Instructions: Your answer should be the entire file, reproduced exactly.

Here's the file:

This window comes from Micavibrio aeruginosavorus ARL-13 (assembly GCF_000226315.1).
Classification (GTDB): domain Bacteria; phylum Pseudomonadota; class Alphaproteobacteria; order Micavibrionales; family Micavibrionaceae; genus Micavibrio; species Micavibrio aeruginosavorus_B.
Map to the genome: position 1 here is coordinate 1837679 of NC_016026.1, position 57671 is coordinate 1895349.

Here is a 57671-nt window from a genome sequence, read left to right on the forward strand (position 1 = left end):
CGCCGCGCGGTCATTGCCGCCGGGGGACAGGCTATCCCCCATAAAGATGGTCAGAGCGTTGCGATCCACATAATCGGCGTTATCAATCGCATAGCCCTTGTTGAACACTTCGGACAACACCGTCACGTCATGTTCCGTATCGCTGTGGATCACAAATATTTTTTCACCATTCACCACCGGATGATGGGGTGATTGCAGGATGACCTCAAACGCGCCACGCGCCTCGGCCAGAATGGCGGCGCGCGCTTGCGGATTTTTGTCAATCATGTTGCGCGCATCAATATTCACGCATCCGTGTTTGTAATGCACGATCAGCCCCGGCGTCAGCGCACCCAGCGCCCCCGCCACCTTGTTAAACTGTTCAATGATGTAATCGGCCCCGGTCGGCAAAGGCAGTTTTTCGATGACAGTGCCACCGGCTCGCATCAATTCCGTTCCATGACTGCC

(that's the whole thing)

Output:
This window comes from Micavibrio aeruginosavorus ARL-13 (assembly GCF_000226315.1).
Classification (GTDB): domain Bacteria; phylum Pseudomonadota; class Alphaproteobacteria; order Micavibrionales; family Micavibrionaceae; genus Micavibrio; species Micavibrio aeruginosavorus_B.
Map to the genome: position 1 here is coordinate 1837679 of NC_016026.1, position 57671 is coordinate 1895349.

Here is a 57671-nt window from a genome sequence, read left to right on the forward strand (position 1 = left end):
CGCCGCGCGGTCATTGCCGCCGGGGGACAGGCTATCCCCCATAAAGATGGTCAGAGCGTTGCGATCCACATAATCGGCGTTATCAATCGCATAGCCCTTGTTGAACACTTCGGACAACACCGTCACGTCATGTTCCGTATCGCTGTGGATCACAAATATTTTTTCACCATTCACCACCGGATGATGGGGTGATTGCAGGATGACCTCAAACGCGCCACGCGCCTCGGCCAGAATGGCGGCGCGCGCTTGCGGATTTTTGTCAATCATGTTGCGCGCATCAATATTCACGCATCCGTGTTTGTAATGCACGATCAGCCCCGGCGTCAGCGCACCCAGCGCCCCCGCCACCTTGTTAAACTGTTCAATGATGTAATCGGCCCCGGTCGGCAAAGGCAGTTTTTCGATGACAGTGCCACCGGCTCGCATCAATTCCGTTCCATGACTGCC